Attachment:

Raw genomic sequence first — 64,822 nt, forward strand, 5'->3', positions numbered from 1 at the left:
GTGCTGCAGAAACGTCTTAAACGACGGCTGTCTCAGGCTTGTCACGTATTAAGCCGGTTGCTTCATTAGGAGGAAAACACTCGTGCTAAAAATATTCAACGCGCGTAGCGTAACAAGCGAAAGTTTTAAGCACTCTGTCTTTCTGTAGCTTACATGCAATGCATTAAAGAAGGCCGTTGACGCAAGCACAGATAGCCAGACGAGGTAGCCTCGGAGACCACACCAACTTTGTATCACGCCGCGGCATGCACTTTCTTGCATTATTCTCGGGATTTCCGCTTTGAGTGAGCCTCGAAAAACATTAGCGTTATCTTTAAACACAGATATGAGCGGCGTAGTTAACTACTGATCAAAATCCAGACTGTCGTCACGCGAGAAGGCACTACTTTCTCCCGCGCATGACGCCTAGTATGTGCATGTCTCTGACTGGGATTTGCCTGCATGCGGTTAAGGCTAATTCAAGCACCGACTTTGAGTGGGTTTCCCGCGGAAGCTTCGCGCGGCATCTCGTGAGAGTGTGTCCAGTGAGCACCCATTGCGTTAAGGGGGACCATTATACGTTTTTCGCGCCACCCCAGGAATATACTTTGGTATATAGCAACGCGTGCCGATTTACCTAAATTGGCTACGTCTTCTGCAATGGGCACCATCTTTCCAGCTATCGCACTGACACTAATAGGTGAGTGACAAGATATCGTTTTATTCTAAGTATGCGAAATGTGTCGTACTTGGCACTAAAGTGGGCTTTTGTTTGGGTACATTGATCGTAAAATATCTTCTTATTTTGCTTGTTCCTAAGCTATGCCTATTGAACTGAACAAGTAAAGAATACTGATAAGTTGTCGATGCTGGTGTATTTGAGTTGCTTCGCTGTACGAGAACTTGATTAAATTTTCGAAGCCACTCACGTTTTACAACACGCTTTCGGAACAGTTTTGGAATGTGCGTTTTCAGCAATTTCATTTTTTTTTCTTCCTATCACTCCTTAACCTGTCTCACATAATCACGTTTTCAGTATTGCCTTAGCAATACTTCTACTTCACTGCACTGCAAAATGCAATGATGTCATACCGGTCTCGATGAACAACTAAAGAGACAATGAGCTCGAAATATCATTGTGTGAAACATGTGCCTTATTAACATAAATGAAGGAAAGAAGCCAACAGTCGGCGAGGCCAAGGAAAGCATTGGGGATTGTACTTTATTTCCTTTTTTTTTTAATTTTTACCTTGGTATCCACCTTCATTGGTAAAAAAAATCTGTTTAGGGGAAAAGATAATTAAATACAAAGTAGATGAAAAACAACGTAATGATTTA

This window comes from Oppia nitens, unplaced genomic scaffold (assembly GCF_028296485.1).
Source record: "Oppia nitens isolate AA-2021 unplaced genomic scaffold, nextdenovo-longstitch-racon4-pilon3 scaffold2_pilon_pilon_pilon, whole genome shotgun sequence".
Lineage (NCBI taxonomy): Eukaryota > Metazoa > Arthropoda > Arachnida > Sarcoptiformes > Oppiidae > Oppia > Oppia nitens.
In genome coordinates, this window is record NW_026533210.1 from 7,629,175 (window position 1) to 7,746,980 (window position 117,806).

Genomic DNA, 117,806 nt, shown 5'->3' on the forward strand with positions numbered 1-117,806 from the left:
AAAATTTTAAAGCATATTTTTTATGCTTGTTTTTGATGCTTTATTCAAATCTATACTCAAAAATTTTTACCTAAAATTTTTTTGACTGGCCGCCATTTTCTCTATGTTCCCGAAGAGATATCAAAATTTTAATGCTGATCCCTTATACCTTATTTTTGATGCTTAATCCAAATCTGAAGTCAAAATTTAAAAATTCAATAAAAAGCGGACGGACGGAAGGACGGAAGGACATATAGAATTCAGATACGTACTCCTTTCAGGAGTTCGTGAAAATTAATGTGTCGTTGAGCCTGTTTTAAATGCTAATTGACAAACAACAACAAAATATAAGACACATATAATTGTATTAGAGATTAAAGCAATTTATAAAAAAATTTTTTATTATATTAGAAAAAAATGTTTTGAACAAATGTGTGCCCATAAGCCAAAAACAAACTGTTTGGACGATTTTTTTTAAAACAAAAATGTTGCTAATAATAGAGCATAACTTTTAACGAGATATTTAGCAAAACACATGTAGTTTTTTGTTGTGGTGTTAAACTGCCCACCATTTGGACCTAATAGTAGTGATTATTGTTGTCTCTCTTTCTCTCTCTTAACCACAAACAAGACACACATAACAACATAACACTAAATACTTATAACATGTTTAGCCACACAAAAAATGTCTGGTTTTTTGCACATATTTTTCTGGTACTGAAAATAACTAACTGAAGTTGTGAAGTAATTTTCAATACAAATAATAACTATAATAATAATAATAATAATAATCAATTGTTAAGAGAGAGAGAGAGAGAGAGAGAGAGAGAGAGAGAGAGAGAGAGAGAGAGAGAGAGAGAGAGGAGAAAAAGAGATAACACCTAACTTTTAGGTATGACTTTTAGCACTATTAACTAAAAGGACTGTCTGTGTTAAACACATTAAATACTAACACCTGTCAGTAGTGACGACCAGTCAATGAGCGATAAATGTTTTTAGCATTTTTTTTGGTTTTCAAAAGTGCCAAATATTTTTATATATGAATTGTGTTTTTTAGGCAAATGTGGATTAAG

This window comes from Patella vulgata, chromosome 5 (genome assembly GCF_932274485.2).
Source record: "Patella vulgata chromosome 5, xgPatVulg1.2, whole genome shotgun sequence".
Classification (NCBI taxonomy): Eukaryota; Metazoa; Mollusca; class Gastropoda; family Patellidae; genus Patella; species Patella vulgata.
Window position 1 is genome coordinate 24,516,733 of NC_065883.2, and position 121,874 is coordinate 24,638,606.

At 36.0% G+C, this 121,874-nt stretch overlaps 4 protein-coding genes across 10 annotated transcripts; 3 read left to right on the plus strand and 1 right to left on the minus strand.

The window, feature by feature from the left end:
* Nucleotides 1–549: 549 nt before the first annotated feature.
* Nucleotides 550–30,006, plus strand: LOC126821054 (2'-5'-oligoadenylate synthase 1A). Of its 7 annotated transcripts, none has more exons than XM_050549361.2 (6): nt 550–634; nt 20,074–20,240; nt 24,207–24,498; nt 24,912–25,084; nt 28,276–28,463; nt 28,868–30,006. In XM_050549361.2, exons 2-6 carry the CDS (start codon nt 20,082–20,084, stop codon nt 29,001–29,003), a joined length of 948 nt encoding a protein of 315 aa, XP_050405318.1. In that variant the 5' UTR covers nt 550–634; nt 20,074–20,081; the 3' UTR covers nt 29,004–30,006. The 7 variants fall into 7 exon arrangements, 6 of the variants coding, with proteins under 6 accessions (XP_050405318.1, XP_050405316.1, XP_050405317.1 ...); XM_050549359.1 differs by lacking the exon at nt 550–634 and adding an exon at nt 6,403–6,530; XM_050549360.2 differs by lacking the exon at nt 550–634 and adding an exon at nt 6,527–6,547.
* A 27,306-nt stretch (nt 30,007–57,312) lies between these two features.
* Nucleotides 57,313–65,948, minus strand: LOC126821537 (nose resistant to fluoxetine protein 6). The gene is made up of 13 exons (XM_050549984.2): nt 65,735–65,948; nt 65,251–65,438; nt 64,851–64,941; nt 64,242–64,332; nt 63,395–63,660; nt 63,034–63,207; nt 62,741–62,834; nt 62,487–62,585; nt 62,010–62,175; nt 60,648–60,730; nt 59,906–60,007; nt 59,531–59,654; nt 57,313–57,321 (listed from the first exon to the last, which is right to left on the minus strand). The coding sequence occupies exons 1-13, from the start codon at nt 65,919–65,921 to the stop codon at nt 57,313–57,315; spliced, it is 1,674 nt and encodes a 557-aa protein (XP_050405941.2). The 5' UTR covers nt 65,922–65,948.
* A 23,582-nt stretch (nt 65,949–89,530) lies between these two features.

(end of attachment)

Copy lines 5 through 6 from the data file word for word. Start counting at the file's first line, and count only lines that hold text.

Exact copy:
Lineage (NCBI taxonomy): Eukaryota > Metazoa > Arthropoda > Arachnida > Sarcoptiformes > Oppiidae > Oppia > Oppia nitens.
In genome coordinates, this window is record NW_026533210.1 from 7,629,175 (window position 1) to 7,746,980 (window position 117,806).